Both groups had patients who had previouslyundergone surgeries to correct UI and in face ofthe persistence of its symptoms sought medicalcare again. The surgical correction is a costly process that can bring other symptoms and reduceone's activities, requiring rest. In addition, it canalso cause complications and morbidity and may not always satisfactorily cure UI. According to reports from relapsing patients, surgery would onlybe considered when all conservative options havealready been performed with no success or whenpatients refuse undergoing clinical treatment (50).Currently, physiotherapy is considered a first-linetreatment for UI providing beneficial results forbeing conservative, minimally invasive, havinglow rate of side effects, in addition to its low cost (51). The Pelvic Floor Assessment Group of theInternational Continence Society (ICS) publishedan article stating that urgency, frequency, OB andSUI are symptoms of dysfunctions in the pelvicfloor muscles and that its treatment should be performed together with the bladder retraining by aqualified Physiotherapist (52).

By the physical therapy treatment, it was possible to prevent surgery in 60% of cases (Table 4)using resources such as perennial exercise, biofeedback, vaginal cones, electro stimulation andbladder retraining according to the clinical complaints and results from the urodynamic study. Thelower percentage of surgery in women from groupMF shows that there are other treatment optionsthat should be taken into account and made available to patients with UI. Results found on gain ofstrength, decreased urinary frequency and nocturia show the effectiveness of the physical therapytreatment (Table 5).

Studies point out that perennial exercise (53), whether isolated or together with EE (54), is effective in reducing urinary loss and retraining the proprioception of the urogenital area. In a test using ES, Herrmann et al. (51) observed that 77.2% patients did not have any losses when exerting by the therapy completion. Thus, one can conclude that ES is one useful therapeutic alternative for women with SUI. Capelini (55) observed that the learning provided by biofeedback, its training and the maintenance of exercises bring good results by reducing urinary loss from about 8.1 to 0.4 a day. García-Giralda et al. (56) observed the effectiveness of the mixed UI therapy using medications to reduce overactive bladder together with a pelvic floor rehabilitation program. The use of ES can improve symptoms (33, 57, 58) up to 77% and may provide a 40% reduction in costs if performed instead of surgery.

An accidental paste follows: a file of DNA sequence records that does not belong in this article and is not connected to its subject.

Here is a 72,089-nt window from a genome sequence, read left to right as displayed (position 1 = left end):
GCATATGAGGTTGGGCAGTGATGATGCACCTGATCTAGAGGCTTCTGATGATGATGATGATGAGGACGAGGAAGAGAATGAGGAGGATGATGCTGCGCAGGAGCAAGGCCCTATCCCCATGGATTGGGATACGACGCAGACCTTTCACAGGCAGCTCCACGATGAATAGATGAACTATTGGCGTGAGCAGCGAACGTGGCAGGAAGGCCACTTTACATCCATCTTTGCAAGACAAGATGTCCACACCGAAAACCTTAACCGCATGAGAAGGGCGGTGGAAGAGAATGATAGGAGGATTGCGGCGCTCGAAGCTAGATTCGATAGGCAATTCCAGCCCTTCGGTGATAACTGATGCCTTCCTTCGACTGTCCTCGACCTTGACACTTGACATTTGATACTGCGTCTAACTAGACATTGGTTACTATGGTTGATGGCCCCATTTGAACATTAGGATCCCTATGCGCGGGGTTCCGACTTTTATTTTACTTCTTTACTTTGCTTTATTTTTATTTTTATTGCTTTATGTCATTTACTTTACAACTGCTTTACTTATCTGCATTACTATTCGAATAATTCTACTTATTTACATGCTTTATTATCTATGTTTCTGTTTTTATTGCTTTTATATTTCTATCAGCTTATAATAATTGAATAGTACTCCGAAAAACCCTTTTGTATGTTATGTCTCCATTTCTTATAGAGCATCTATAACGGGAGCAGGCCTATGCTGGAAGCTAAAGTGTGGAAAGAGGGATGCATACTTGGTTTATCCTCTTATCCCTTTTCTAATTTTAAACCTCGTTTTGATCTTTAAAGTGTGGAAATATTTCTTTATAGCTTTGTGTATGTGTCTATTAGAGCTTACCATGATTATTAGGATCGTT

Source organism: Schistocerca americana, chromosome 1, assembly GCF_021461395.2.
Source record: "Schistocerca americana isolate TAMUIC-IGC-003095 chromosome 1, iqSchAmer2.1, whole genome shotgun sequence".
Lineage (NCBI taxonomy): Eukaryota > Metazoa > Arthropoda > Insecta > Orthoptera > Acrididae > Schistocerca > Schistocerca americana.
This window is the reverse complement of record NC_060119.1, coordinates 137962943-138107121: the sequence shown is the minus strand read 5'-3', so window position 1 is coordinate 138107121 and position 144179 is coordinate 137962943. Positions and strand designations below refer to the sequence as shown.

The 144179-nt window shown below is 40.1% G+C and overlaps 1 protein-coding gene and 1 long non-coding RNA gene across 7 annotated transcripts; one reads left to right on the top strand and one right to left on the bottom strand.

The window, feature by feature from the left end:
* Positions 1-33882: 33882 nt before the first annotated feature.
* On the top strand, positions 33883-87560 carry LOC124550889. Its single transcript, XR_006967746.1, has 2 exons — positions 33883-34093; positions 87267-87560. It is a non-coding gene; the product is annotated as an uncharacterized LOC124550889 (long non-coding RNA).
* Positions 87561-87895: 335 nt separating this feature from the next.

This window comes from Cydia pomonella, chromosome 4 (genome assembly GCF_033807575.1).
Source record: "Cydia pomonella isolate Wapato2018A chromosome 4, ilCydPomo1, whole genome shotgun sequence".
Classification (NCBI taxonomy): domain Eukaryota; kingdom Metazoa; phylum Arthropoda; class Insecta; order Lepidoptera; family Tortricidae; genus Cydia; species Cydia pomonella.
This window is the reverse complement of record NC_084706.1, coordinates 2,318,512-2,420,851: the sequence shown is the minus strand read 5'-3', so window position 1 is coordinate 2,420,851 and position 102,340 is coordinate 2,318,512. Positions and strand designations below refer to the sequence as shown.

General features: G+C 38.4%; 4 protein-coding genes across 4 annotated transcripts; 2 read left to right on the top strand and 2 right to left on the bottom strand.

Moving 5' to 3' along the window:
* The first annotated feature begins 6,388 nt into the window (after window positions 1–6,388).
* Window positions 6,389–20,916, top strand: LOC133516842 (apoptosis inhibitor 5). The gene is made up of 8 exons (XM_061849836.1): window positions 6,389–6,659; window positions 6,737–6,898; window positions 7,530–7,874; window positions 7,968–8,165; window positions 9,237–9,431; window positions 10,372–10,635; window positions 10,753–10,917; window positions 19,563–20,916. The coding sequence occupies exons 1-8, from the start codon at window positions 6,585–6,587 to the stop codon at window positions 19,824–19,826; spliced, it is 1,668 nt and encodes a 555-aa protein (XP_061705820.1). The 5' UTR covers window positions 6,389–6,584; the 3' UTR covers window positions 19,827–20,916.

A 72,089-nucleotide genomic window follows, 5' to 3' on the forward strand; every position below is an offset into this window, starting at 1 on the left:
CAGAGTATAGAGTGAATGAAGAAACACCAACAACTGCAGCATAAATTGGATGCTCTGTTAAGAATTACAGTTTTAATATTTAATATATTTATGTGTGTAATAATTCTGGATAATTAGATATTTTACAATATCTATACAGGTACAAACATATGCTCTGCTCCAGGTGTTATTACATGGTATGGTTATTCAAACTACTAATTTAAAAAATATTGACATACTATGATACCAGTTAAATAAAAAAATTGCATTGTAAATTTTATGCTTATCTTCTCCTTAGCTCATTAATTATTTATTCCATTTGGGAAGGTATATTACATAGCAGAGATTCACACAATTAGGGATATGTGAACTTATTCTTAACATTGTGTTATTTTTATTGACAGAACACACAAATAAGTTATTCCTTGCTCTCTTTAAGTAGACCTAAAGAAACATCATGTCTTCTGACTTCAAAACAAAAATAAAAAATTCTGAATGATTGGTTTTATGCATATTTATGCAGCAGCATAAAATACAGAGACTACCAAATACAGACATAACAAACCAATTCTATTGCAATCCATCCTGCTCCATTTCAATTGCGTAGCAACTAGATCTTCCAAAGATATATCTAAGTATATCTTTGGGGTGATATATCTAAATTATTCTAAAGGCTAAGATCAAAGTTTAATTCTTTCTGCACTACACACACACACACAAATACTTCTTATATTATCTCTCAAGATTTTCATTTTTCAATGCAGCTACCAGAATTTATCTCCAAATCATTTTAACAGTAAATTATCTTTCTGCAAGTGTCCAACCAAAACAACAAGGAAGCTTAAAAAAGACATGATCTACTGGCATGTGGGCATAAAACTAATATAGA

Regardless of the technique employed, we found(Tables 5 and 6) a high success rate in this treatment,which provided data increasing the reliability of thistherapy. It also showed that we must rethink aboutthe physical and psychological conditions, which expose patients when priority is given to the surgery.

Despite all the encouraging data provided by this research, there is still much to do for urogynecologycal physiotherapy, as making patients aware of the importance of early treatment, and addressing the lack of motivation and adherence to the treatment as it does not produce immediate results. For it being a weekly treatment, many women quit it at the beginning, even before noticing any improvement in symptoms. The disclosure of and encouragement to this treatment option is essential toobjectively improve the patients' quality of life. One can also notice the need for early intervention before symptoms become evident and troublesome tothe patient, by making women aware of the pelvic floor function and of the importance of daily performing perennial exercise.

This study also shows the need for new studies comparing and proving which physiotherapy methods are the most efficient for each urinary incontinence type.



We therefore conclude that the use of physiotherapy techniques in women with urinary incontinence is an efficient way to decrease the symptoms and the number of surgeries required.



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Received: 02/07/2011
Approved: 03/19/2011